A fire can be catastrophic for businesses — it can threaten the safety of employees and members of the public, destroy expensive equipment and ruin your brand’s reputation. And most workplaces will have a number of fire risks. Many of these could be avoided if fire safety was properly managed, and our latest article looks at fire safety at work and how employers can reduce the risk.
If you are an employer or you own premises, you have a legal duty to make sure that your workplace or premises and the people who work there are kept safe from fire and its effects. You can do this by:
- Carrying out a fire risk assessment for your workplace
- Using the risk assessment to find out who might be especially at risk if there was a fire (you must keep a record of this information if you employ five or more people)
- Providing and maintaining the necessary fire precautions to protect the people who use your workplace
- Providing information, instructions and training to your employees about the fire precautions in your workplace
What is fire protection?
Fire protection measures are crucial to save people and property. Measures include fire evacuation plans, fire detecting systems, fire alarms, fire exit signs, emergency lighting, fire extinguishers and sprinklers. These alert people to the fire and help people to escape safely. They can also enable people to extinguish a fire before it spreads.
Fire emergency evacuation plans determine the actions people should take in a fire emergency. This means that duty holders can be confident about their responsibilities during an evacuation.
Maintain electrical equipment
Faulty, overloaded, electrical wiring or appliances cause fires. To prevent these electrical fires, an organisation must repair or remove all faulty electricals, and prevent overloaded sockets. In addition, a competent person must regularly inspect any electrical equipment.
Ensure good housekeeping
Workplaces must be kept clean and tidy. Any waste should be removed. Clutter, grease or dust pose a fire hazard. Greasy or dusty equipment can overheat and flammable materials (cardboard, wood, plastics, fabrics) can fuel a fire. Therefore an organisation must store and control waste materials properly so that they do not pose a fire hazard.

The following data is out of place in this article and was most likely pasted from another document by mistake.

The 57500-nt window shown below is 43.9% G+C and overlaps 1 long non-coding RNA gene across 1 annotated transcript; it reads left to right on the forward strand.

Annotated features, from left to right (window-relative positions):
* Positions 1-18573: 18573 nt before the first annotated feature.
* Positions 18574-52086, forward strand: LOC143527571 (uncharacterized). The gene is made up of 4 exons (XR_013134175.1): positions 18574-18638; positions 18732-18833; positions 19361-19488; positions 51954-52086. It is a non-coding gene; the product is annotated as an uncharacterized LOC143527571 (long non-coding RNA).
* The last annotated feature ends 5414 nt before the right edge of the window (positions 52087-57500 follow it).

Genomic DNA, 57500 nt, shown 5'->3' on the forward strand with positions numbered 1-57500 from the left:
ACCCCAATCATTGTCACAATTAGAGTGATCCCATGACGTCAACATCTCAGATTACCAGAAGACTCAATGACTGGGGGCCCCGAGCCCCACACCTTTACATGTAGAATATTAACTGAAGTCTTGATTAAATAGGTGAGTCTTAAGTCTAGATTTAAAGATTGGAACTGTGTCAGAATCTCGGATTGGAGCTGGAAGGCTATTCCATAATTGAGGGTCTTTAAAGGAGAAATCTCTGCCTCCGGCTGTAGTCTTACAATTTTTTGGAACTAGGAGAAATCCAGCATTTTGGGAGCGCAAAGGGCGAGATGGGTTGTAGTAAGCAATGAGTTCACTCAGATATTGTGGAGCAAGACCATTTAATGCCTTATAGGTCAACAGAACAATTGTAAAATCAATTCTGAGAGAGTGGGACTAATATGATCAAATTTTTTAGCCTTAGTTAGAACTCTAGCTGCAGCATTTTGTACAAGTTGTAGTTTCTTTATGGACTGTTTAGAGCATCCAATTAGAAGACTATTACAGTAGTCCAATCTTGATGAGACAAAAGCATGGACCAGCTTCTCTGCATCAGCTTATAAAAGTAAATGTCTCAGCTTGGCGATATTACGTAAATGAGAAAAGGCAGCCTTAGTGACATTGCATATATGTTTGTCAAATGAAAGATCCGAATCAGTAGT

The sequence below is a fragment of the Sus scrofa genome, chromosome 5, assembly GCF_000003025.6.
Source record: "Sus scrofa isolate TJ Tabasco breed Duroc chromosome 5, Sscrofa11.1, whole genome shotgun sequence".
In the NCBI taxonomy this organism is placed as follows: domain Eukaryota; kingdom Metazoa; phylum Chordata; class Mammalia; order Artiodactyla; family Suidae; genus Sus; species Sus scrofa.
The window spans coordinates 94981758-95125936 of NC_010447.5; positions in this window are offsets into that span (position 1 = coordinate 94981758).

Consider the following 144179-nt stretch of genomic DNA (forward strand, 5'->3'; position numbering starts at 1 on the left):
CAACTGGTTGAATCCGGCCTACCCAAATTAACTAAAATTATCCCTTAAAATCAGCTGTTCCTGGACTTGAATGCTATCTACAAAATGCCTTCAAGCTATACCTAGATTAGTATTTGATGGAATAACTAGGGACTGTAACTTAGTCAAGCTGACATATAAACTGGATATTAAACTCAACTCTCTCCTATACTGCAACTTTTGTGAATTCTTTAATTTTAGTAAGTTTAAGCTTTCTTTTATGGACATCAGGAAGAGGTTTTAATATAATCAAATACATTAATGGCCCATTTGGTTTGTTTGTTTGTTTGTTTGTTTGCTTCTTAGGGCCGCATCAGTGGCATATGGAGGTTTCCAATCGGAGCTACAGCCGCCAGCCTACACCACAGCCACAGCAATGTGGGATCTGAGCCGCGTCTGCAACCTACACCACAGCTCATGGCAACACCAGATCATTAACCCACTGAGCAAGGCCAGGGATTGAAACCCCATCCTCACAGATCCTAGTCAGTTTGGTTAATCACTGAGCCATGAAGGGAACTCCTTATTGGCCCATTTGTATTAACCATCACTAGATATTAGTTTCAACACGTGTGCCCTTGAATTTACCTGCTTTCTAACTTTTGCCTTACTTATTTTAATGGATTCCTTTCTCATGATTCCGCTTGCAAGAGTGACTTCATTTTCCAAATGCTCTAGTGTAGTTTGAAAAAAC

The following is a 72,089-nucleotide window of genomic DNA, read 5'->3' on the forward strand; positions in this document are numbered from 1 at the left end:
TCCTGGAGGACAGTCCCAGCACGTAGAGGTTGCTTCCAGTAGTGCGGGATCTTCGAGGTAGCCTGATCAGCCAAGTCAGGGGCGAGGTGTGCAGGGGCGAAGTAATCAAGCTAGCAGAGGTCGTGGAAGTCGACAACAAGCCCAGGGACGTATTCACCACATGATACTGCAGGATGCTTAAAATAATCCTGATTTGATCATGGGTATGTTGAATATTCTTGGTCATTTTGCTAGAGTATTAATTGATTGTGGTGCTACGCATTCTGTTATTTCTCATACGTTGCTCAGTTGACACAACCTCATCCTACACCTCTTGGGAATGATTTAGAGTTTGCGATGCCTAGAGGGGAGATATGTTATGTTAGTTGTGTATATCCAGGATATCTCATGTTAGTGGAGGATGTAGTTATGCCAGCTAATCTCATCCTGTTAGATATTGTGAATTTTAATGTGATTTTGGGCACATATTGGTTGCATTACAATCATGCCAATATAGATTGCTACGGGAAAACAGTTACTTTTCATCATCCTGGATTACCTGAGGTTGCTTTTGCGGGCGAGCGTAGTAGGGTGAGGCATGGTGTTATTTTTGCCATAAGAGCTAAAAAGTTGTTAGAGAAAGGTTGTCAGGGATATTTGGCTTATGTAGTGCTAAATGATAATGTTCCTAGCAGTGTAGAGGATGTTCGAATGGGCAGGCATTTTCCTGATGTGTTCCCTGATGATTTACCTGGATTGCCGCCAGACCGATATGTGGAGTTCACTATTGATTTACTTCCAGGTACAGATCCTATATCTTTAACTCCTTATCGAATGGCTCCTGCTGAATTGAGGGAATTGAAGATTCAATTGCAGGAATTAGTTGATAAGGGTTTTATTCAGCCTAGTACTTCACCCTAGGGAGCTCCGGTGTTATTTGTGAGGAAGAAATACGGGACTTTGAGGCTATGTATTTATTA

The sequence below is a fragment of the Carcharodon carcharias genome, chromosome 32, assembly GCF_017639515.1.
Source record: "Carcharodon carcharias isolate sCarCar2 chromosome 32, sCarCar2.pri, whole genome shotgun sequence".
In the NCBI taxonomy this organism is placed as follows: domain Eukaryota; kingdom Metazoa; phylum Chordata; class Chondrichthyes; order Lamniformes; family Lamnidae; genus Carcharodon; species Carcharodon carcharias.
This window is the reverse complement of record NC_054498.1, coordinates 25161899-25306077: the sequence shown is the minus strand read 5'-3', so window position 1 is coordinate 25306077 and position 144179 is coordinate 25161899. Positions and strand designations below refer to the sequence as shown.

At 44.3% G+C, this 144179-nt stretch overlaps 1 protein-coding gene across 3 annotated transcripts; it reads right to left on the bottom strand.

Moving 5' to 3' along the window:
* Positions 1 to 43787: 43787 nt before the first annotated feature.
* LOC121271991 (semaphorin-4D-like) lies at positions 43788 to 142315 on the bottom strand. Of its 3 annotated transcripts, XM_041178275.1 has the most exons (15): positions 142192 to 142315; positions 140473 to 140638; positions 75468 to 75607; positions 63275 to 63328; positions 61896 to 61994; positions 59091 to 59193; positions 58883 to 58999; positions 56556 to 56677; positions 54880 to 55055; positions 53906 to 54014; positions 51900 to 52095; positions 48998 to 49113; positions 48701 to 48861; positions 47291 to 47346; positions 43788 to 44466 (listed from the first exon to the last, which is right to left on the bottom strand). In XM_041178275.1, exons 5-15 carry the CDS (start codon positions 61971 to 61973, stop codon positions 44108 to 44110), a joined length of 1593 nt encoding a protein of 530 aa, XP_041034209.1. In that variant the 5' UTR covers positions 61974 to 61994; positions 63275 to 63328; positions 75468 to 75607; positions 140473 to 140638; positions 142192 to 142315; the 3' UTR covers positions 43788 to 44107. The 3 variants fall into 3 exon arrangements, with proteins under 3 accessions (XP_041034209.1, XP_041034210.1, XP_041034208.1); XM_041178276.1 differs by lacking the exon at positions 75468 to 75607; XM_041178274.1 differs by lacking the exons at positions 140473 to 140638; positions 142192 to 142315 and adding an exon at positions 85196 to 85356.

Employees are not allowed to smoke in the workplace at any time. This is not only to reduce the number of cigarettes people smoke per day, but to increase fire safety in the workplace. By having no lit cigarettes in the workplace, you are automatically reducing the fire risk associated with it. Workplaces aren’t required to provide a smoking shelter for employees, but we’d recommend having one so smokers are able to go to a dedicated area that has a place they can properly stub out and dispose of the cigarette stubs.
Creation of PEEPS
A Personal Emergency Evacuation Plan (PEEP) is an individual plan created for those who require assistance or special arrangements in order to safely evacuate a building in an emergency, such as a fire. A PEEP is used to help ensure that those who need assistance get the specific help they need, and that those around them are aware of what they need to do to help during an evacuation. For example, a specific fire marshal may be responsible for laying emergency mobility ramps to help a wheelchair user get down a small set of stairs.
Fire warnings for the hard of hearing
As a matter of course, an audible and visual alarm system should be installed. The audible system emits a ring, klaxon, or siren sound, and a flashing light beacon when activated. Extra light beacons should be installed in corridors, or rooms where the alarm is still audible, but the hard of hearing would not be able to see the beacon. Additional safety features should be included. Personal beepers or vibrating pagers should be issued to the hard of hearing if possible.
Fires can have devastating effects but effective fire safety measures and procedures can reduce the risk of injury and save lives. For further information on fire safety at work, please contact us here.